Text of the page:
Many people were shocked by the drastic measures Angelina Jolie took to prevent breast cancer. They ask: Why not just be more vigilant and catch it early instead?
As someone who's been there, let me take you on a little journey into surveillance when you're BRCA positive.
You're sitting in the radiologist's waiting room. You had a mammogram last week, and they called you back for a second look because there was something they couldn't quite see well enough and since you're BRCA positive, they're extra cautious. Double that if you have dense breast tissue, which makes your breasts a particularly evil Where's Waldo? scene. (Mine were so dense that when I had exams, doctors would go round up all the med students and interns so they could learn what dense breasts felt like.)
You're cooling your heels in the waiting room rather than heading home because the radiologist wants to talk to you. Swell. Your phone rings. It's your sister informing you mom is back in the hospital -- her cancer has returned. The nurse calls your name. The radiologist found a small mass in your left breast. A little calcification. Probably nothing. But it has a tail on it -- possibly a sign of something moving along a duct.
"We need to biopsy it. Have you had aspirin in the past ten days?"
They set an appointment for a biopsy in nine days, which you sweat out, while your brain rummages through the closet of your brain, trying on every nightmare. Biopsy day finally arrives, but that morning there's worse news: Mom's cancer has metastasized throughout her body. They're going to try chemo, but it doesn't look good. You lie face down on the table, breast dangling and harpooned by long needles, imagining the great mother-daughter days ahead, bald and vomiting into matching plastic trays.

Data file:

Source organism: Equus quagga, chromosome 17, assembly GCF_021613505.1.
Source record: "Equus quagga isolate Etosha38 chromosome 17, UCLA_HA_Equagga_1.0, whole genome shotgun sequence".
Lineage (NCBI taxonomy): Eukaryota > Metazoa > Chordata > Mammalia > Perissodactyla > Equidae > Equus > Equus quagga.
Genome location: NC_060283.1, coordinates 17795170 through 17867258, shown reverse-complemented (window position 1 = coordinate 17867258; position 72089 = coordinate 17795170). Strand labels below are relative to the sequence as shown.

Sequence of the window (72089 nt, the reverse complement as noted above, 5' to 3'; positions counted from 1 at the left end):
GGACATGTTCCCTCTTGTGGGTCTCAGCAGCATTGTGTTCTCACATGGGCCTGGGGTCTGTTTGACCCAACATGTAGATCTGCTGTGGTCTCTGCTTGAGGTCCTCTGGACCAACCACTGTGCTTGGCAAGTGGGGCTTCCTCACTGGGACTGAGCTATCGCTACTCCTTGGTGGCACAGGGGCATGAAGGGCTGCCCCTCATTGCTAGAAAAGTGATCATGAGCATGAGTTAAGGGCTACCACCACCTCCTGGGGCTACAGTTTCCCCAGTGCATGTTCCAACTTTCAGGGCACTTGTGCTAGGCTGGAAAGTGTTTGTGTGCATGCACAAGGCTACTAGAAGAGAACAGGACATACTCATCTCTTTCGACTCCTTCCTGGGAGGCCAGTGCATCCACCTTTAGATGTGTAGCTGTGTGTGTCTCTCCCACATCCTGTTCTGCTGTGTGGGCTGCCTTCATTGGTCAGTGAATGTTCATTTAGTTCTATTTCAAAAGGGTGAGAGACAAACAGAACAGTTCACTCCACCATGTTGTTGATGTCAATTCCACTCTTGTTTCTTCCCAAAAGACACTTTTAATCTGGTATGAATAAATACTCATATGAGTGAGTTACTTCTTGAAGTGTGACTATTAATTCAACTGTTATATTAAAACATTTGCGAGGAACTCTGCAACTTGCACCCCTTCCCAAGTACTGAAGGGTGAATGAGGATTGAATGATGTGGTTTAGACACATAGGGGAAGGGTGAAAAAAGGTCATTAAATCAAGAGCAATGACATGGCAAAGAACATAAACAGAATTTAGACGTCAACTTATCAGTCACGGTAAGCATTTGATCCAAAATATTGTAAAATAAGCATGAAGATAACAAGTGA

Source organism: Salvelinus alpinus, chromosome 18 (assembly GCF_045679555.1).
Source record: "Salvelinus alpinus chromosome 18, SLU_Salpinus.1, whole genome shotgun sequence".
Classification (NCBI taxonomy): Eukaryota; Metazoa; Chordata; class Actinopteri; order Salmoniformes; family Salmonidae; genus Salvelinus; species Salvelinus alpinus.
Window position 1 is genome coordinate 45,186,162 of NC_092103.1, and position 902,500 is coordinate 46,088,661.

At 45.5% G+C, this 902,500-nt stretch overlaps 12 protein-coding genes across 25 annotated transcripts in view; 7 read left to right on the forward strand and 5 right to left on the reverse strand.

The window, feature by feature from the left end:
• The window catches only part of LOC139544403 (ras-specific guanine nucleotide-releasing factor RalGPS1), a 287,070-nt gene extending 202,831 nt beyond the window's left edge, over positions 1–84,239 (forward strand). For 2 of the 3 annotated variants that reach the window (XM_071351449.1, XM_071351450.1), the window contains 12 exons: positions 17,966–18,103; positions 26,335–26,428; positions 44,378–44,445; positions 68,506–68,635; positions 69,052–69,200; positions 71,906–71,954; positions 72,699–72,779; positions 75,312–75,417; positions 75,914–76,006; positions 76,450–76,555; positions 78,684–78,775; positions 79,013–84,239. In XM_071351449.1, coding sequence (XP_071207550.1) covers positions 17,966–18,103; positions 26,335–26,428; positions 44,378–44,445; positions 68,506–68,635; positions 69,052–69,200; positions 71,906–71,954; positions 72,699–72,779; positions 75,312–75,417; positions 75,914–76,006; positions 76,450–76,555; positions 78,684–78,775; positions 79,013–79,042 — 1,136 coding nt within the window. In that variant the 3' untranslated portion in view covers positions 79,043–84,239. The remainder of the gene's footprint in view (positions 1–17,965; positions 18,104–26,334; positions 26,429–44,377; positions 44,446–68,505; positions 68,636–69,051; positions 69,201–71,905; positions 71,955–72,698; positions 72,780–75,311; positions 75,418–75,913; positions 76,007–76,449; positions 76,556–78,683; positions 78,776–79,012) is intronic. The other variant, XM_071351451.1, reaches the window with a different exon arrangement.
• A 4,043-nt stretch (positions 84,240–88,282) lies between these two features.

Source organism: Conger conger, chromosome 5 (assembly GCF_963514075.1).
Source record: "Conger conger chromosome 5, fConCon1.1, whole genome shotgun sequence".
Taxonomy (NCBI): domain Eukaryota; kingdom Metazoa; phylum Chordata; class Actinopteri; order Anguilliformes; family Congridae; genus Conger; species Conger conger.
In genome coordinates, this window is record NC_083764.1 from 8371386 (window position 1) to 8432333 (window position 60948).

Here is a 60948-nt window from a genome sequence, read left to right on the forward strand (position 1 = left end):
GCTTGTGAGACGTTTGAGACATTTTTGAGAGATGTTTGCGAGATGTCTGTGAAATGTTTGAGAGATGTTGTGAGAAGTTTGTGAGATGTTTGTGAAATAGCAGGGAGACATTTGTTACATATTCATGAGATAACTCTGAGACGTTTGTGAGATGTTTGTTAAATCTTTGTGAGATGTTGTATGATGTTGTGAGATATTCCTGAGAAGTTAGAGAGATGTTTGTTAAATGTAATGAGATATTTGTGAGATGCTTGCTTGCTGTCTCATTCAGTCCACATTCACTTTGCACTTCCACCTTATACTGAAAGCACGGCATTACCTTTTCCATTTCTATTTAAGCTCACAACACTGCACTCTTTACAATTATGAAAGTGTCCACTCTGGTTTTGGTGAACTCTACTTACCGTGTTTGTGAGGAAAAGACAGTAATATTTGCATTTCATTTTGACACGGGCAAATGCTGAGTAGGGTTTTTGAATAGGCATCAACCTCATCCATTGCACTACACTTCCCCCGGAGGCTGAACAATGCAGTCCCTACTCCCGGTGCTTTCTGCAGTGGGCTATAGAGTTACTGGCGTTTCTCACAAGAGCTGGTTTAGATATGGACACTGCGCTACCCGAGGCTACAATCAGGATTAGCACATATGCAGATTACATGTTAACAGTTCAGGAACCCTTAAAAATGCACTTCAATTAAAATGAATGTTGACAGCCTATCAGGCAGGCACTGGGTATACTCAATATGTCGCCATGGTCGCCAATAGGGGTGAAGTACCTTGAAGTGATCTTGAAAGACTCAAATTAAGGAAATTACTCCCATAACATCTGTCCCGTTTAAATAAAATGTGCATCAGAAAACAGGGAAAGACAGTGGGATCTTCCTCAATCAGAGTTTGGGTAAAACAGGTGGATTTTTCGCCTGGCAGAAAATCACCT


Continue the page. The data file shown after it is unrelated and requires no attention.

Then you wait some more, trying to get a little work done, trying not to snap at people you love. The call finally comes. Benign! It's like your birthday, New Year's Eve and getting out of jail all at once!
All too soon you're back again. Most BRCA1 breast cancers are triple-negative -- the kind that can blossom and spread in just a couple months, so you can't wait long for another check. This time it's an MRI. They put an IV in your arm for the dye and squeeze you into a narrow, clanking tube. It takes about a year and you wonder if you'll ever breathe (or hear) again. The next day the phone rings. They found a suspicious mass in your right breast. It looks like a tangle of abnormal blood vessels. Swell. This time you were smart and swore off aspirin weeks ago, so you get an appointment in a few days to come back for an MRI-guided biopsy. Back in the clanking tube! Only this time, with more needles.
Then you wait. Again. Jumping every time the phone rings. Wondering how disfigured you'll be after a lumpectomy, how badly radiation will burn your skin, who will make soup and sit with you and stroke your brow now that mom is gone. The call finally comes. Benign again! It was a complex cyst. Once more, you beat the reaper, but the celebratory bloom is off the rose.
So, let me ask you: How many times will you do this, knowing they'll find something every time? Maybe you've got decent insurance now, but what happens when you retire? When you change or lose your job? Who pays for all those MRIs at $1,000+ a pop? If you have a mastectomy now, it's done and paid for. If you have a mastectomy now, it's just a mastectomy. If you wait, it's a mastectomy, chemo, radiation and possibly death. The future is a vast unknown with a giant C on it.
Let me ask you. Who is the real you? The happy, focused, vital woman who made the drastic choice to "mutilate herself" and then move on? Or the physically intact, natural "as God made you" woman who lives in dread of the next round of surveillance, who, with nearly certain odds of the deadliest form of breast cancer, knows that her dread is justified?
Let me ask you. When they talk about the numbers of women who choose surveillance, how long do you think that's for? How many switch camps after a few rounds -- either because they can't bear it anymore or because cancer made the decision for them? Some do stick it out and I salute their courage. I couldn't.
Let me ask you. Whose decision is it? And who are you to judge me for it?